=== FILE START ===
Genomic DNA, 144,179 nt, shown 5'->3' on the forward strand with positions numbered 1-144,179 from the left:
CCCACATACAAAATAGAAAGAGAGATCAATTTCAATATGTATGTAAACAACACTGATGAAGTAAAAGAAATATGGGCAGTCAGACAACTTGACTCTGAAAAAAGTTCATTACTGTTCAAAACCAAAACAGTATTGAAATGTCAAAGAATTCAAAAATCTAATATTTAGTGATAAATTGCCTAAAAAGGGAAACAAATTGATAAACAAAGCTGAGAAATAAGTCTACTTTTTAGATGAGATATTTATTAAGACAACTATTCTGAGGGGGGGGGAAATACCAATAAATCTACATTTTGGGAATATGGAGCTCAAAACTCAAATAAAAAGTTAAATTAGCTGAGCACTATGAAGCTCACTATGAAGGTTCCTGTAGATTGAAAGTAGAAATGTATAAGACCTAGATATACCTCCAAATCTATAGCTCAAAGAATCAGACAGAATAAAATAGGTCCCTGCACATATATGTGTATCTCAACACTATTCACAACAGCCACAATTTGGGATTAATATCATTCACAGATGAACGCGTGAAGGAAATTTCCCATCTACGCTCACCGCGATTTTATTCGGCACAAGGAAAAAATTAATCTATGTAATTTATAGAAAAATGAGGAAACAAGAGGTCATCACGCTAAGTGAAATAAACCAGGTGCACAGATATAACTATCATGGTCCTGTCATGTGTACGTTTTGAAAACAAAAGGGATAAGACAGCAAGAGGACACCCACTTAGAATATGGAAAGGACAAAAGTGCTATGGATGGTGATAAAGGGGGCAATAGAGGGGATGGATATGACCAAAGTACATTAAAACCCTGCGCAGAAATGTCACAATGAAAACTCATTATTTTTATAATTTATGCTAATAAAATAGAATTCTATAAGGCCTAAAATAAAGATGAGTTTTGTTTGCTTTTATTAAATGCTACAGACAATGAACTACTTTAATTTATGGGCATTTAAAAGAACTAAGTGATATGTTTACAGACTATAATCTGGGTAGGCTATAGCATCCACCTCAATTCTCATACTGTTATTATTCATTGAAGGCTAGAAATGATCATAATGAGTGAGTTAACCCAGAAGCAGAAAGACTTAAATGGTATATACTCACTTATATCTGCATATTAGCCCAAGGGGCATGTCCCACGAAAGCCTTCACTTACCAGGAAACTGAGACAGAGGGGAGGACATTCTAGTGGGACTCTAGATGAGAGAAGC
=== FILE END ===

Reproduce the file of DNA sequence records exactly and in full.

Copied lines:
Genomic DNA, 144,179 nt, shown 5'->3' on the forward strand with positions numbered 1-144,179 from the left:
CCCACATACAAAATAGAAAGAGAGATCAATTTCAATATGTATGTAAACAACACTGATGAAGTAAAAGAAATATGGGCAGTCAGACAACTTGACTCTGAAAAAAGTTCATTACTGTTCAAAACCAAAACAGTATTGAAATGTCAAAGAATTCAAAAATCTAATATTTAGTGATAAATTGCCTAAAAAGGGAAACAAATTGATAAACAAAGCTGAGAAATAAGTCTACTTTTTAGATGAGATATTTATTAAGACAACTATTCTGAGGGGGGGGGAAATACCAATAAATCTACATTTTGGGAATATGGAGCTCAAAACTCAAATAAAAAGTTAAATTAGCTGAGCACTATGAAGCTCACTATGAAGGTTCCTGTAGATTGAAAGTAGAAATGTATAAGACCTAGATATACCTCCAAATCTATAGCTCAAAGAATCAGACAGAATAAAATAGGTCCCTGCACATATATGTGTATCTCAACACTATTCACAACAGCCACAATTTGGGATTAATATCATTCACAGATGAACGCGTGAAGGAAATTTCCCATCTACGCTCACCGCGATTTTATTCGGCACAAGGAAAAAATTAATCTATGTAATTTATAGAAAAATGAGGAAACAAGAGGTCATCACGCTAAGTGAAATAAACCAGGTGCACAGATATAACTATCATGGTCCTGTCATGTGTACGTTTTGAAAACAAAAGGGATAAGACAGCAAGAGGACACCCACTTAGAATATGGAAAGGACAAAAGTGCTATGGATGGTGATAAAGGGGGCAATAGAGGGGATGGATATGACCAAAGTACATTAAAACCCTGCGCAGAAATGTCACAATGAAAACTCATTATTTTTATAATTTATGCTAATAAAATAGAATTCTATAAGGCCTAAAATAAAGATGAGTTTTGTTTGCTTTTATTAAATGCTACAGACAATGAACTACTTTAATTTATGGGCATTTAAAAGAACTAAGTGATATGTTTACAGACTATAATCTGGGTAGGCTATAGCATCCACCTCAATTCTCATACTGTTATTATTCATTGAAGGCTAGAAATGATCATAATGAGTGAGTTAACCCAGAAGCAGAAAGACTTAAATGGTATATACTCACTTATATCTGCATATTAGCCCAAGGGGCATGTCCCACGAAAGCCTTCACTTACCAGGAAACTGAGACAGAGGGGAGGACATTCTAGTGGGACTCTAGATGAGAGAAGC